Setting her frail body down on a steam trunk which is for sale, the mother glances my way. “It looks like a fit!” she announces. (Supportive, team shopping is not uncommon in this area.)

Struggling to release the hem of the garment from the grip of my blue jeans, I answer, “Well, almost. I need to drop the hem to make sure.”

We talk a little more—idle chit chat of the girl variety. I am reminded that this type of banter is a luxury, a gift representing a certain amount of leisure time. We are fortunate. Having finally dropped the hem, I zip the dress up. It fits in a lumpy manner over my clothing, but it is good enough to take home and retry. Unzipping the garment, I slip it over my head and fold it, placing it on the small stack of items I have.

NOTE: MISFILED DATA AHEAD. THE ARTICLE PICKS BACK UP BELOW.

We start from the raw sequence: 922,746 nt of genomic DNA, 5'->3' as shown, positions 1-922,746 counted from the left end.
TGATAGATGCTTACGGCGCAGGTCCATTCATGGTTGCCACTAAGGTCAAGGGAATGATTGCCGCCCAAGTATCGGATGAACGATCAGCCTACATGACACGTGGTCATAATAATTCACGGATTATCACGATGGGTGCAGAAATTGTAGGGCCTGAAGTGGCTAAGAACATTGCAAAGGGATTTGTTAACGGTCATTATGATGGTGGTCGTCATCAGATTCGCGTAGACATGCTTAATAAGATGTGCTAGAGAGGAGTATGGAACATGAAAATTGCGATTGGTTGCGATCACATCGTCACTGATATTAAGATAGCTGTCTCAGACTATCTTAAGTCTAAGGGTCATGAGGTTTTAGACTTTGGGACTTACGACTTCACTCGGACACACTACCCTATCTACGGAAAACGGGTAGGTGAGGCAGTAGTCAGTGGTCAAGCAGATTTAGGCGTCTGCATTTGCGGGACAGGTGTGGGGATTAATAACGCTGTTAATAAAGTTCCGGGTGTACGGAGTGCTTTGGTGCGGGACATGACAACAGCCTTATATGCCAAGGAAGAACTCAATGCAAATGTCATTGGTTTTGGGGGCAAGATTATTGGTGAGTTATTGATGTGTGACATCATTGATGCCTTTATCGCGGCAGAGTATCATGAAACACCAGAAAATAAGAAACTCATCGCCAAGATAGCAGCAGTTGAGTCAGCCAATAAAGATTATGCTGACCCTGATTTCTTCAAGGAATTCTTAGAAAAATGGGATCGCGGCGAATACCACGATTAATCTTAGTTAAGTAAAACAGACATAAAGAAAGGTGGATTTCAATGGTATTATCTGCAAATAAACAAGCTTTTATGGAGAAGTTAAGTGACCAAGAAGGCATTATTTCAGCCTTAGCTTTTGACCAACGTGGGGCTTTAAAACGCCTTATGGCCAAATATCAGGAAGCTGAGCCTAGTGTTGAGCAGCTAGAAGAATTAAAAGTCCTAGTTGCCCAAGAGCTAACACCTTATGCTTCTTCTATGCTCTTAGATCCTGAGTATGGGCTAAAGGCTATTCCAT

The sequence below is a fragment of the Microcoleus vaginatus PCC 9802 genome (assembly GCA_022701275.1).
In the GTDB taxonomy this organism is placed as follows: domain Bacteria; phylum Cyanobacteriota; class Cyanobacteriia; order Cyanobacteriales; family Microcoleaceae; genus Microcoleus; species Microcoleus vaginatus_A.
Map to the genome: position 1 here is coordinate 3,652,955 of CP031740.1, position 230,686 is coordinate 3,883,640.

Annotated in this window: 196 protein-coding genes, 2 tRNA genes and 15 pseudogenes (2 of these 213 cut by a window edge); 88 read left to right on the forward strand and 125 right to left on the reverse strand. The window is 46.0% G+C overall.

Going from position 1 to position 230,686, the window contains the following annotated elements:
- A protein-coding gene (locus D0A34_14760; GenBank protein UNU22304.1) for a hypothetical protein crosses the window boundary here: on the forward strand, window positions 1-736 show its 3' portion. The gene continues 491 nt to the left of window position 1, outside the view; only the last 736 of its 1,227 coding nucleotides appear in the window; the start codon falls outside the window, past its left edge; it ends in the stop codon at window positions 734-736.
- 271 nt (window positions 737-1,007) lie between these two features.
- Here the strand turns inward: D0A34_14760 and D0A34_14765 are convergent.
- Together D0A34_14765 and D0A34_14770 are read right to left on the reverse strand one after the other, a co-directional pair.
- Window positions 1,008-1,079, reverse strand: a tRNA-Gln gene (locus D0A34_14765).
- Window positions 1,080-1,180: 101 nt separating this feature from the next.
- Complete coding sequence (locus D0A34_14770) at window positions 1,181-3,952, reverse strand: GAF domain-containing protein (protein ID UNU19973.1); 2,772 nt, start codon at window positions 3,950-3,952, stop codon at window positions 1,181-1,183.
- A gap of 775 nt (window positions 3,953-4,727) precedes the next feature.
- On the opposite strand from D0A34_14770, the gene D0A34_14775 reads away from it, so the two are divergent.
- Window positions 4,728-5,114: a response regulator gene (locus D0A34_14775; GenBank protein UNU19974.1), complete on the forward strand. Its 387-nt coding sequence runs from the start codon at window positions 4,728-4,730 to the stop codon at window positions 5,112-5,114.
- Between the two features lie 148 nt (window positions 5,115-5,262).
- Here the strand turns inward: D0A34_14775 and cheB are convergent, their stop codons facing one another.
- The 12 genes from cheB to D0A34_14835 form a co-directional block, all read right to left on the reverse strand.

Readying myself to leave, I stop briefly in front of the elderly mother, with whom I have been conversing.

“Where have you been?” I ask frankly. “I have not seen you or your daughter out for a long while.”

“Oh, I have had such adventures this year,” she replies. “First I had a mild heart attack, then, a mild stroke. After that, I was mending.”

Worn into her daughter’s face are the lines of an exceptional care-giver. Every new line has been translated.

“Oh, my. You have had quite a year,” I respond simply.

Then, reaching for my hand, she takes it into the smooth cradle of both of her soft-skinned arthritic hands, saying, “You look like a praying woman. Please pray for me. Pray for my health.”

She has granted me a blessing. The blessing of being seen.

As she releases my hand, I assure her that I will add her to my prayers.

Spiritual Vessel

Years ago, while driving across country, I stopped in a healthfood store in Amarillo, Texas to purchase some provisions.